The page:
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Online Courses

ID

CREDITS

COURSE NAME

PROFESSOR(S)

IWP 601 / IWPO 601
4 credits
IWP 601 / IWPO 601
4 credits

"An appreciation of how national security policies are developed, and, more importantly, implemented, is surprisingly overlooked in most schools that teach a course like this."
-S. John Tsagronis

S. John Tsagronis, Jeff Johnson
IWP 605 / IWPO 605
4 credits
IWP 605 / IWPO 605
4 credits

This course examines the elements and purpose of intelligence, requirements of successful intelligence analysis, intelligence processes, counterintelligence and security, the relationship between intelligence and policy, and how American political and cultural values affect the role of intelligence in America.

David L. Thomas
IWP 606 / IWPO 606
2 credits
IWP 606 / IWPO 606
2 credits

This course covers the role of ideas in international politics and the practical application of ideas to the conduct of foreign policy. It is an introductory survey which serves in many ways as the conceptual core of the Institute’s approach to the study of international

Joshua Muravchik, Timothy McCranor
IWP 608 / IWPO 608
2 credits
IWP 608 / IWPO 608
2 credits

This course examines the founding principles of American political philosophy and how they define the national purposes that form the basis of U.S. foreign policy. The course covers the underlying structure and principles of the American political order as the basis of national security policy

Dennis Teti
IWP 609 / IWPO 609
4 credits
IWP 609 / IWPO 609
4 credits

In most international affairs curricula, economics is taught with a principal focus on trade, economic development, foreign aid, and international finance. What is frequently missing is that dimension of economics which concerns national security policy. This course covers that dimension.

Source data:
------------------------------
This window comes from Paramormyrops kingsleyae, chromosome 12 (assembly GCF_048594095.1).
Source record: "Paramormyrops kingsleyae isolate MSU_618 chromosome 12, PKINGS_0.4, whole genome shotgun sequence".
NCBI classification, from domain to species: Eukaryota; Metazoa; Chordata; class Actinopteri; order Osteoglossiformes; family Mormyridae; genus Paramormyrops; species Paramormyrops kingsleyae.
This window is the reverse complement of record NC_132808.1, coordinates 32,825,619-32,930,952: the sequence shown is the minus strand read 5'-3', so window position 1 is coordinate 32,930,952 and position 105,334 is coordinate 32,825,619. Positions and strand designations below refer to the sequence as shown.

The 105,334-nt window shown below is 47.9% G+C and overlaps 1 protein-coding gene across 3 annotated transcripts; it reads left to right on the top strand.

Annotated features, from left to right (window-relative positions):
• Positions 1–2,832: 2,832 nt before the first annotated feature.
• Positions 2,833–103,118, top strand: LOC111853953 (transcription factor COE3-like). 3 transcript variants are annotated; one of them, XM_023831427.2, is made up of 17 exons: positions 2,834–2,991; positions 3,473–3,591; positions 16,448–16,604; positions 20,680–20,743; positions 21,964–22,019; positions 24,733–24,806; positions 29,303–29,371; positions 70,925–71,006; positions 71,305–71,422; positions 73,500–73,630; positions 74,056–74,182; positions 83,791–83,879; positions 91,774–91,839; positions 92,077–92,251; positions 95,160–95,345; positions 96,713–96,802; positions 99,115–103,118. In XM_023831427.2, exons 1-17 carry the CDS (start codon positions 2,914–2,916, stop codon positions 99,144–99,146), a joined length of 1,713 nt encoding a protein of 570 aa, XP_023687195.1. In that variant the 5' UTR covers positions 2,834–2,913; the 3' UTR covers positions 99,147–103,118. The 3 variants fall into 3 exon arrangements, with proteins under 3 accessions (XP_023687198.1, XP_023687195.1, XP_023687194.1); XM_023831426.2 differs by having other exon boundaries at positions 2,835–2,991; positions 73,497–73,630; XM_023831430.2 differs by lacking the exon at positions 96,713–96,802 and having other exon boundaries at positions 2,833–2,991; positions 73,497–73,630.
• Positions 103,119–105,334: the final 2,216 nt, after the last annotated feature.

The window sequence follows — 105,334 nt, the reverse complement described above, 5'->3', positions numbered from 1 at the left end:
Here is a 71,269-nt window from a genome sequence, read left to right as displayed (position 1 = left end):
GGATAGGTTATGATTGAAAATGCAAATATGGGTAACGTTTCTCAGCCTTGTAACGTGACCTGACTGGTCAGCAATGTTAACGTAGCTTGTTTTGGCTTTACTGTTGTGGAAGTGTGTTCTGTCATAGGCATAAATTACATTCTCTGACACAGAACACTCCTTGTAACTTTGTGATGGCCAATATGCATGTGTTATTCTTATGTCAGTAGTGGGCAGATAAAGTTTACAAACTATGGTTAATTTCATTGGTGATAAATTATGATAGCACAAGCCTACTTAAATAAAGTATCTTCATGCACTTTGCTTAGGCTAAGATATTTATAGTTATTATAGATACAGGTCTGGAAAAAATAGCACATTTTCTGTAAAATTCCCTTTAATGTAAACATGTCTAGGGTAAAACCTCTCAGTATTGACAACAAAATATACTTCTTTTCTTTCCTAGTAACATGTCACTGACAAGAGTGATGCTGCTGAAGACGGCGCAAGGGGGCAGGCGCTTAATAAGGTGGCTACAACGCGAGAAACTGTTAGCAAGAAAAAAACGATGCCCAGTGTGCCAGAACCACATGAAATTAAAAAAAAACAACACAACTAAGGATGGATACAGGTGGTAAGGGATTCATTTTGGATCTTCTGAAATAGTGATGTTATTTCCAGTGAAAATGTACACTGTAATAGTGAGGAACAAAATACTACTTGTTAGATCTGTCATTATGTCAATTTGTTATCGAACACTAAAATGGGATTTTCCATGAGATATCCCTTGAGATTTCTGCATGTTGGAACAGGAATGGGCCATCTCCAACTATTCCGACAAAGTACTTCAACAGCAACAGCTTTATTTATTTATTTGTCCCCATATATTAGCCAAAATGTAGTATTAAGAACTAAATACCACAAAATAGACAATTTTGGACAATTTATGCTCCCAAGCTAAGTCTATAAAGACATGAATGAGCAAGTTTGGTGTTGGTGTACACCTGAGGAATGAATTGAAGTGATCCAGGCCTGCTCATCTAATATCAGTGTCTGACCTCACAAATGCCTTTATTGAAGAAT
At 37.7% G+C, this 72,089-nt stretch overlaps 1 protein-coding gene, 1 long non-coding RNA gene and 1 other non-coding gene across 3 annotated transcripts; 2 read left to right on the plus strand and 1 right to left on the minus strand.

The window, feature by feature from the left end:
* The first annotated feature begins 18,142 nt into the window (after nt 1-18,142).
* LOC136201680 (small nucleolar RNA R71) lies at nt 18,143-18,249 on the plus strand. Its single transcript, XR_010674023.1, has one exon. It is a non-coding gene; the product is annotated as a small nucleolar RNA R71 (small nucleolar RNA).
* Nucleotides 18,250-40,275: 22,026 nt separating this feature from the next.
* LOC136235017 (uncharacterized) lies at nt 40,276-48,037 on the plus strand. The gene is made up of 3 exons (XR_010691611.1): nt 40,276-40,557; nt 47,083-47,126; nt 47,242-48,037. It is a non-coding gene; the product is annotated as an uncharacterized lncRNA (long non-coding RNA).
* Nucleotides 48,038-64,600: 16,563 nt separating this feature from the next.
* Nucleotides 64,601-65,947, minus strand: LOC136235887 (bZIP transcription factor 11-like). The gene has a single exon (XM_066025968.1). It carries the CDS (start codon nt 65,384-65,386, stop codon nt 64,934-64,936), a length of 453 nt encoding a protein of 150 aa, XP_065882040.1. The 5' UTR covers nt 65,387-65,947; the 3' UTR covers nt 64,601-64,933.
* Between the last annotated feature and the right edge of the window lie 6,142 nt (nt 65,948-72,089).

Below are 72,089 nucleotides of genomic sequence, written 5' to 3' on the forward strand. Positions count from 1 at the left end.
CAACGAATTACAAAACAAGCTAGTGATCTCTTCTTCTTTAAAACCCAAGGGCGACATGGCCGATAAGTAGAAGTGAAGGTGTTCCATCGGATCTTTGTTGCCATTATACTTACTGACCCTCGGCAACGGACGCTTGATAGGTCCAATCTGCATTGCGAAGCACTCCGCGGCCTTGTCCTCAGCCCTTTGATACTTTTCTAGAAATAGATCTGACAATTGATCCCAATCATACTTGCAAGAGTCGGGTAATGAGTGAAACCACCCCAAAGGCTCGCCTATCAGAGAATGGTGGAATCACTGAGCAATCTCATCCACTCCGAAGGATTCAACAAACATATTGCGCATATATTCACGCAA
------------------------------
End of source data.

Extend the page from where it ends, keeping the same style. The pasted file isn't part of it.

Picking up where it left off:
David Glancy
IWP 610 / IWPO 610
4 credits
IWP 610 / IWPO 610
4 credits
This course examines the role of counterintelligence as an essential element of U.S. national security strategy, and the importance of counterintelligence in international relations. The course will approach counterintelligence from the following perspectives: legal, ethical, historical, operational, epistemological, and national-strategic.
David L. Thomas
IWP 615 / IWPO 615
2 credits
IWP 615 / IWPO 615
2 credits

The course will stress the role of ethics and natural law within the context of statecraft.  It will examine the use of moral reasoning and prudence in helping to achieve the twin goals of an ethical foreign policy and the protection of the national interest. 

Timothy McCranor, Dennis Teti
IWP 616 / IWPO 616
4 credits
IWP 616 / IWPO 616
4 credits

This course will examine the many threats-current and emerging-to the security of the United States; the strategic planning efforts undertaken to address them; our abilities to manage crises when they emerge; and, the challenges of statecraft in shaping crises to our advantage. Students will become

S. John Tsagronis
IWP 620 / IWPO 620
4 credits
IWP 620 / IWPO 620
4 credits

This course examines the most significant developments which have made the 20th century the most violent and revolutionary era in world history. In addition, it explains the continuity of the legacy of the 20th century into the Second Millenium as evidenced by the political and military struggles

Marek Jan Chodakiewicz
IWP 627 / IWPO 627
4 credits
IWP 627 / IWPO 627
4 credits

This course introduces the field of international relations in a way that blends issues of theory and practice. It is designed to give students an understanding of those questions of international relations theory that have a direct bearing on the ability of policy practitioners to

John Lenczowski, Ph.D., James S. Robbins
IWP 628 / IWPO 628
4 credits
IWP 628 / IWPO 628
4 credits

This course examines the theory and practice of strategy, the use of force and other instruments of power to achieve the goals of the state in the international system. We first look at the theorists of strategy and war, e.g. Sun Tzu, Clausewitz, Jomini, Mahan,

Christopher C. Harmon, John Marshall Callahan
IWP 631 / IWPO 631
4 credits
IWP 631 / IWPO 631
4 credits

The goal of this course is to prepare the student to recognize and analyze the use of foreign disinformation and propaganda to affect U.S. perceptions and policy formation, and to employ countermeasures against them.

David Glancy